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X-Ray specs

Updated Thursday, 3rd August 2006

The role of X-Ray crystallography in the discovery of DNA.

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Nicholas Fry as Raymond Gosling, who pioneered techniques in X-ray diffraction photography Copyrighted  image Icon Copyright: BBC
Nicholas Fry as Raymond Gosling,
who pioneered techniques in X-ray
diffraction photography

X-Ray crystallography has become a vital technique in modern science and perhaps the most famous discovery brought about using the technique is that of the structure of the DNA molecule, the carrier of hereditary information.

When X Rays pass through a crystal they are diffracted or scattered by the regular arrangement of atoms within the crystal. The patterns of interference that result from this can be photographed and analysed to reveal the atomic structure. Although the discovery of the structure of DNA is credited to Francis Crick and James Watson, vital ground work was carried out by the British biophysicist Rosalind Franklin and Raymond Gosling.

Franklin carried out X-ray diffraction studies on the structure of the DNA molecule while working in the laboratory of the biophysicist Maurice Wilkins. The patterns that Franklin identified gave Crick and Watson the vital clue to determining the helical structure of the molecule,which they published in the journal 'Nature' in 1952. Crick, Watson and Wilkins would share the Nobel Prize for their efforts in 1962.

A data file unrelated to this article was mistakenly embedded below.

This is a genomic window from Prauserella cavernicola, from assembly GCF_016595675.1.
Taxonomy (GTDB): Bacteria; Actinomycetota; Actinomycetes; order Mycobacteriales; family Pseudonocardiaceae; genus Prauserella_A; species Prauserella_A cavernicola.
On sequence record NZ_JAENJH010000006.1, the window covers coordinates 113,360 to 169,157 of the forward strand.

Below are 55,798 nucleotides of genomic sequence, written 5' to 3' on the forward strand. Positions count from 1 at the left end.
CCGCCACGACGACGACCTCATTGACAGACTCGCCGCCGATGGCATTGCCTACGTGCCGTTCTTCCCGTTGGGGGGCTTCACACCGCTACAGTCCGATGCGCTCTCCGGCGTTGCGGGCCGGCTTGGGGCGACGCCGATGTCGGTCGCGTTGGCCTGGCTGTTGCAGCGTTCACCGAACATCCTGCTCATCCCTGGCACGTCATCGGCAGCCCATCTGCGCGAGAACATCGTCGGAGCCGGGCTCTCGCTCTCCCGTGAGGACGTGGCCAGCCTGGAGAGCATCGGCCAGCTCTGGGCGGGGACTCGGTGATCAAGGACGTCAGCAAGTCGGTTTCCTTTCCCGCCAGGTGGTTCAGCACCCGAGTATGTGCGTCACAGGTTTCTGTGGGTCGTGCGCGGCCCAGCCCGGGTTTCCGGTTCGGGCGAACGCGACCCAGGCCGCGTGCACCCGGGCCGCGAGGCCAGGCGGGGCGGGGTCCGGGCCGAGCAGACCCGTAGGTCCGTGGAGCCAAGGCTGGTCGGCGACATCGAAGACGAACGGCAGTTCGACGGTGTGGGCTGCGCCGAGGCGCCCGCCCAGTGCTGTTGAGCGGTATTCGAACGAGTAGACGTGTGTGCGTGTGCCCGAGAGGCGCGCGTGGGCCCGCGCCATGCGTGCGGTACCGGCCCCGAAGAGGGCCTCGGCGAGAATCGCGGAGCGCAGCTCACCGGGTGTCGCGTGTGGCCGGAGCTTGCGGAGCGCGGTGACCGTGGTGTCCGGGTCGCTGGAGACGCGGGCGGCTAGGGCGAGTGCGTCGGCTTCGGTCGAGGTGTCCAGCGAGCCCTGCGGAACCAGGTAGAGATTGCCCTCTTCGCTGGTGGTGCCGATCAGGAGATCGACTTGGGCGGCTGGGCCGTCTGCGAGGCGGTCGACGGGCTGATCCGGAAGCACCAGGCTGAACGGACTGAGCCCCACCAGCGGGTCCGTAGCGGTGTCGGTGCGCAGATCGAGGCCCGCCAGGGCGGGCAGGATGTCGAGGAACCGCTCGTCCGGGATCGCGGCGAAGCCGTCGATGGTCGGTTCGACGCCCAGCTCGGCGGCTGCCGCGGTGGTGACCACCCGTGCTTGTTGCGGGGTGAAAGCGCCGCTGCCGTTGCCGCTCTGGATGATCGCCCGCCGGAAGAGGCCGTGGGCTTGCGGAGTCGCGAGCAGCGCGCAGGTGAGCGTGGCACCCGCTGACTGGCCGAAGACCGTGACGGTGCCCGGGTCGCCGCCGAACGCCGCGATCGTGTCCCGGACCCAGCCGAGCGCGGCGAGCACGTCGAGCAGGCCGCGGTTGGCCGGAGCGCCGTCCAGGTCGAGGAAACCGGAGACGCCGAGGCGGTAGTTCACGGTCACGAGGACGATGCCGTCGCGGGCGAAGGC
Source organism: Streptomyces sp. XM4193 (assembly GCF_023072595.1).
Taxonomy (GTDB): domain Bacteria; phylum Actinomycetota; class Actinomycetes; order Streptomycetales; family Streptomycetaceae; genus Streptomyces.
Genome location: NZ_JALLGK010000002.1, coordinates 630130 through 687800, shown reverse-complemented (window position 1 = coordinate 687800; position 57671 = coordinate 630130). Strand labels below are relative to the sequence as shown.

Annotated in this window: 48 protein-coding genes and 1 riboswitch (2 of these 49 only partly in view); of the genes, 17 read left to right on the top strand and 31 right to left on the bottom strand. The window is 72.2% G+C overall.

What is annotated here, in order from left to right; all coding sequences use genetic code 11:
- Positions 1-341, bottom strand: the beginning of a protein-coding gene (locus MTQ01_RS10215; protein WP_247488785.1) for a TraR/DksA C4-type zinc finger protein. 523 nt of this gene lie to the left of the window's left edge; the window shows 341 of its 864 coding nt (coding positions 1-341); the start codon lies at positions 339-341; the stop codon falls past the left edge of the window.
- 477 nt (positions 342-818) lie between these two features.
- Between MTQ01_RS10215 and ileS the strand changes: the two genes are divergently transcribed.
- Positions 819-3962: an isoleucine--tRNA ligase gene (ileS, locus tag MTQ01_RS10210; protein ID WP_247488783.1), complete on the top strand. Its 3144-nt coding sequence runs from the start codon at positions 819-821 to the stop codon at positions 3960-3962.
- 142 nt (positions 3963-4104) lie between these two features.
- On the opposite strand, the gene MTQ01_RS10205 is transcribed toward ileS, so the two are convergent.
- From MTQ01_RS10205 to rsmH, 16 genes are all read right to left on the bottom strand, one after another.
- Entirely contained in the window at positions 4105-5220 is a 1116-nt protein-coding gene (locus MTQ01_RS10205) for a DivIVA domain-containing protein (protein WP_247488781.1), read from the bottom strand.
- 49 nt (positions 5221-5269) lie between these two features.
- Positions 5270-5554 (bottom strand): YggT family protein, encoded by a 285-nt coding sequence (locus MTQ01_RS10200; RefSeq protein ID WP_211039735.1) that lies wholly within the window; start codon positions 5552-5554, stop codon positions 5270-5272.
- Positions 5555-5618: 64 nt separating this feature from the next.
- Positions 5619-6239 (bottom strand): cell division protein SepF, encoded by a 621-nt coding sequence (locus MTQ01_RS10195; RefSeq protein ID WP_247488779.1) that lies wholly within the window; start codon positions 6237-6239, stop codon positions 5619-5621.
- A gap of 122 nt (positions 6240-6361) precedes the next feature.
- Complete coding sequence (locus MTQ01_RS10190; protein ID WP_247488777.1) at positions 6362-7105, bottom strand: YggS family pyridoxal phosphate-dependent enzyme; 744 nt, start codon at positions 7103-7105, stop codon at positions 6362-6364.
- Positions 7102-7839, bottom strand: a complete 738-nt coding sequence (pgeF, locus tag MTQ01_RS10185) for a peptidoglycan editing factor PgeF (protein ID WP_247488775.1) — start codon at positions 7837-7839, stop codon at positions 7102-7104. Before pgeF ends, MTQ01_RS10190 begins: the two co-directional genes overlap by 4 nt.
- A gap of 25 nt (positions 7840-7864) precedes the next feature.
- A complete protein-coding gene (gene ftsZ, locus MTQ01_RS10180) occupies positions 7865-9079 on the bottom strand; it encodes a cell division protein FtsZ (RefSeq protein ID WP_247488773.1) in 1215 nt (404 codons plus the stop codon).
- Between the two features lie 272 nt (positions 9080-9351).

DNA is the substance that transmits genetic information from one generation to the next, but until Crick and Watson's work the structure of the molecule was a mystery. Without this understanding it was unclear how the DNA molecule was copied from cell to cell. Once it was understood to have a double helical structure, the mechanism of inheritance began to become clear.

Crick and Watson's great breakthrough was to realise that the molecule was made up of two long strands in the form of a double helix, rather like a long spiral ladder. The strands are made up of alternating phosphate and sugar molecules, with the nitrogen bases acting as rungs where they join in pairs. Each base is linked to a complementary base on the other side, and only particular pairings are possible: adenine with thymine, guanine with cytosine.

To make a new and identical copy of itself the DNA unwinds and each strand forms a template for two new double helices. In this way identical copies are made, allowing genetic information to be passed on from cell to cell and ultimately from generation to generation.

This DNA directs the formation of proteins, which are compounds central to all the processes of life. X Ray crystallography also led to an understanding of the structures of many of these enormously complex protein molecules, like Haemaglobin or Pennicilin. A knowledge of their structure has led to great breakthroughs in medicine and biology, and to our understanding of life itself.

 

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